How it applies to blogging: We can get 20 nice, positive comments, but that one reader who has a problem with our post, to the point of being disagreeable? We obsess over it.
Don’t. Focus on the good you have done with your post and how many people you have helped.
There are many more words of wisdom in Goldberg’s excellent book. If you haven’t read it, and you need some inspiration in your writing, I highly recommend it.
Bird by Bird by Anne Lamotte
Life is like a recycling center, where all the concerns and dramas of humankind get recycled back and forth across the universe. But what you have to offer is your own sensibility, maybe your own sense of humor or insider pathos or meaning. All of us can sing the same song and there will still be four billion different renditions.” – Anne Lamotte
Lamotte gently reminds us here that there are no new ideas, only new spins on old ideas. Her entire book is full of wisdom and insight into the writing process.
How it applies to blogging: It helps in our blogging to know that we don’t have to sweat over that totally unique piece. We can just take an existing topic, shake it up, and put our own personal stamp on it.
The Art and Craft of Fiction by Victoria Mixon
Writing is not about fooling your reader. Writing is about sharing everything you know. Writing is as close as you can get to sitting at the kitchen table with your reader, taking their hands, and saying in the nakedness of your soul, ‘This is how life is for me.’” – Victoria Mixon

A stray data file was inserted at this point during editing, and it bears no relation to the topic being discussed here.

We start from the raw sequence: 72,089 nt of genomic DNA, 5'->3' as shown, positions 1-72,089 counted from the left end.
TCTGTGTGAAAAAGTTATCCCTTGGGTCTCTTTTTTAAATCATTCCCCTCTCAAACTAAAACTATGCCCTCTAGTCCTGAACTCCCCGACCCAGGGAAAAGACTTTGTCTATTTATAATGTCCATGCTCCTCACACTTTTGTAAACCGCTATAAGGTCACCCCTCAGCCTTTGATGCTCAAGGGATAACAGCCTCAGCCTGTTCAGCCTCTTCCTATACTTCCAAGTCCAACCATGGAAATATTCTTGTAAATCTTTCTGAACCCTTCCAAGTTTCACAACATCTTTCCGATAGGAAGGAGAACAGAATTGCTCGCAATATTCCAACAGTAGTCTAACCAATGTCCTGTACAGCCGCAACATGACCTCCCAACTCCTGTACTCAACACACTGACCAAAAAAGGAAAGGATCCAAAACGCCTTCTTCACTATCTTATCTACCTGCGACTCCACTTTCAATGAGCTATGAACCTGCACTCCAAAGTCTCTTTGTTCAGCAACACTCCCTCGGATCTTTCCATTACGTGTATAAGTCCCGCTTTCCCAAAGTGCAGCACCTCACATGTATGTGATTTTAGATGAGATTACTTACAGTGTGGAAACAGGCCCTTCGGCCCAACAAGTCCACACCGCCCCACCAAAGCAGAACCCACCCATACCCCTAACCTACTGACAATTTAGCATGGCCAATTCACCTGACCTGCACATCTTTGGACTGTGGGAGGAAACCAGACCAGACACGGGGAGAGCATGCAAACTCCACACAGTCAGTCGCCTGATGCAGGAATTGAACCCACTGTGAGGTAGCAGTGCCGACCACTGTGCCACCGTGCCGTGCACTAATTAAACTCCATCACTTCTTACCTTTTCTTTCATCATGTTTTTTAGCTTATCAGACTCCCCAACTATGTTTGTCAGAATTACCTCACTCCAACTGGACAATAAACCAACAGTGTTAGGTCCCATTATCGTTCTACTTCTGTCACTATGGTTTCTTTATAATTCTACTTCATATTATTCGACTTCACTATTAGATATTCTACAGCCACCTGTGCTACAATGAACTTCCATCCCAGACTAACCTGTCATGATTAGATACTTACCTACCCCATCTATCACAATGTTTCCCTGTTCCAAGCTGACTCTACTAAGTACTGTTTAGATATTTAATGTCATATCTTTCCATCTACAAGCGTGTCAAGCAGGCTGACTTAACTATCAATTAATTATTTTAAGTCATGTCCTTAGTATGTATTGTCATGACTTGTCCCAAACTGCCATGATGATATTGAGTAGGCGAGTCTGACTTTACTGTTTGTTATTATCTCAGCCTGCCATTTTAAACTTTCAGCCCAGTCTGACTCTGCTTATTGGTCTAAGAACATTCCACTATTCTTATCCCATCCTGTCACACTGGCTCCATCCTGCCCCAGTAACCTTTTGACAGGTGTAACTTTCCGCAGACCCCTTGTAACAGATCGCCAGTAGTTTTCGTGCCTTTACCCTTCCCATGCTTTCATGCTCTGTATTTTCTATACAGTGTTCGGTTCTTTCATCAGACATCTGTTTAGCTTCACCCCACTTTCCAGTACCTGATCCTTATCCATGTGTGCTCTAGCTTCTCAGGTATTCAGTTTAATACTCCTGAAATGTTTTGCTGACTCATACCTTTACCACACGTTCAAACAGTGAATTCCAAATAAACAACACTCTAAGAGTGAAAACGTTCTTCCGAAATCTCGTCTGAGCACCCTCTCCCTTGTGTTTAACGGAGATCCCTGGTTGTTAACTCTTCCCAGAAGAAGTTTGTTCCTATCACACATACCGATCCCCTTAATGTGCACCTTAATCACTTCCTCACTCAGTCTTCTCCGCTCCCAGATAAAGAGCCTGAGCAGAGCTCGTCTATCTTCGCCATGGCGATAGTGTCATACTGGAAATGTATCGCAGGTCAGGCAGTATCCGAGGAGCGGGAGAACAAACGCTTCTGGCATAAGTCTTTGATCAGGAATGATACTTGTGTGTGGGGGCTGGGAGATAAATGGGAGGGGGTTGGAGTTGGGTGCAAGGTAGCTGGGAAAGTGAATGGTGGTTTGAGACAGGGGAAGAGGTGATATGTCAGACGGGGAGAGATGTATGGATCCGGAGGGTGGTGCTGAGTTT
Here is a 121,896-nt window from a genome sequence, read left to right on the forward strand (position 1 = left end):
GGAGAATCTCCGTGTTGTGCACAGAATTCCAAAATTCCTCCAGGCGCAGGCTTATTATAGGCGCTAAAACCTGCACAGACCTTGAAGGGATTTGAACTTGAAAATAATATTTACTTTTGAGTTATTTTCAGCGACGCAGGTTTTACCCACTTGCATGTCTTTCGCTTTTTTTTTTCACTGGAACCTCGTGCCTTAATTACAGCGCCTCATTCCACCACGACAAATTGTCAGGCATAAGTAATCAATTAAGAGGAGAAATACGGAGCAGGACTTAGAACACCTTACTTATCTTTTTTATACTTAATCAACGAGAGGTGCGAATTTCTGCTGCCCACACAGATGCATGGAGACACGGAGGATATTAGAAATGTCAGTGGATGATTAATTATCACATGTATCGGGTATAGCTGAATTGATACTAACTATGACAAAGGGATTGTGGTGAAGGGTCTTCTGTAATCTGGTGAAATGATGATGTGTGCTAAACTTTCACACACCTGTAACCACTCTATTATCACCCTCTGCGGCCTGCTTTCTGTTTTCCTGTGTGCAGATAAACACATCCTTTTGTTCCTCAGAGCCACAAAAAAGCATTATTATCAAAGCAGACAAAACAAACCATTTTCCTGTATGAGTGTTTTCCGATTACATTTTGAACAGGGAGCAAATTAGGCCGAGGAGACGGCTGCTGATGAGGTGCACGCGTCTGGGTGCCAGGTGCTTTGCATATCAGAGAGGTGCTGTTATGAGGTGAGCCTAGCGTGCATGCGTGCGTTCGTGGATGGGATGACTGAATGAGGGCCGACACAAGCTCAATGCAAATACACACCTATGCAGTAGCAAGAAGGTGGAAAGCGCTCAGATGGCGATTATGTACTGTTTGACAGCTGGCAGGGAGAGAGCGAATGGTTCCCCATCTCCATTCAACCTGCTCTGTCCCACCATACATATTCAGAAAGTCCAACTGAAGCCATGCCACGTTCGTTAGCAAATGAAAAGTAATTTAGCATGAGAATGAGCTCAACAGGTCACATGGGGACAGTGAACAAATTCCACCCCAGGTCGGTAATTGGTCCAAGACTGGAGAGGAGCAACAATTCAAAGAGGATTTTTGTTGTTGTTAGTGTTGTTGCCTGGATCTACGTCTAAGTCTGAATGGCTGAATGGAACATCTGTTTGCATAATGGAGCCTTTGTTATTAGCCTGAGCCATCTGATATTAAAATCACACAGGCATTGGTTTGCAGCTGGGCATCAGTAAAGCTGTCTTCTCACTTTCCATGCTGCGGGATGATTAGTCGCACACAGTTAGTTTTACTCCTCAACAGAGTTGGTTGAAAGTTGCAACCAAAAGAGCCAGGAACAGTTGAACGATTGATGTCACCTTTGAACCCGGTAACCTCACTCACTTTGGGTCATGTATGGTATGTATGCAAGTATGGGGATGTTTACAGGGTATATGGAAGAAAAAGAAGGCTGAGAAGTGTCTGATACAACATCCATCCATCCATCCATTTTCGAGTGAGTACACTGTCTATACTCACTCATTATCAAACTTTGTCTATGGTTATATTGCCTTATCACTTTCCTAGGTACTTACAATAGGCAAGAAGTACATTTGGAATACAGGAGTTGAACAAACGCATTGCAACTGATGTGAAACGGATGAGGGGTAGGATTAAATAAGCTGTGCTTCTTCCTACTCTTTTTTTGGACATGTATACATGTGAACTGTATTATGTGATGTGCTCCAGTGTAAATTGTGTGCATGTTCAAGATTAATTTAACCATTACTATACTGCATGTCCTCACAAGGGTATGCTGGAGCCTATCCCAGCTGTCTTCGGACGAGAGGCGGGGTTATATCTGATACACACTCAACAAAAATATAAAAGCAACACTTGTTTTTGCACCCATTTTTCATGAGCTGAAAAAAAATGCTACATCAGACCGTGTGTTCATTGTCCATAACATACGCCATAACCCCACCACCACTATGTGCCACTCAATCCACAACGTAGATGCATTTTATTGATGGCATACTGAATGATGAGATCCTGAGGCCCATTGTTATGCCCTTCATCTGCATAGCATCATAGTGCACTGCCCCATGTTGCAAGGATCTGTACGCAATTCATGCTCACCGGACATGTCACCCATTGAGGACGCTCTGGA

Okay. You are probably wondering why a book for fiction writers is on this list. But if we believe that our blog posts are like a good story (and I do), we can learn a lot about improving them if we look at the storytelling structure.
This book taught me how to think about telling stories on my blog in ways that hold my readers’ interest and educate while entertaining them at the same time. Mixon also gives us gems on improving our copy with solid advice on grammar, punctuation, and editing.
How it applies to blogging: Consider trying your hand at storytelling on your blog. You may be pleasantly surprised by the results.
On Writing by Stephen King
Now this may sound strange coming from one of the most prolific fiction writers of our generation. After all, Stephen King has spent his life making things up. Where does he get off in this book telling us to tell the truth?
I think what he is saying here is, we need to find what the truth is for us and somehow convey that to our readers. In the words of the Native American storyteller, “I don’t know if this really happened but I know it is true.”
How it applies to blogging: In our blog posts, we can tell stories or write an opinion piece, but those stories must have a point and they must reflect the truth as we see it.
Writing Past Dark by Bonnie Friedman
Friedman’s book is all about the obstacles we face in our writing: distractions, envy, guilt, writer’s block, she goes through them all.
Now you may be past this point in your writing, but this is a book I turn to again and again. It’s all about the emotional life of the writer. Whether you are dabbling in fiction or you just need a little encouragement in your personal writing journey, I think you’ll like this book.
How it applies to blogging: We all have terrors about the creative process. Recognizing them is half the battle.
There you have it. One person’s take on some the the best books on the craft of writing.
An audio option for this post.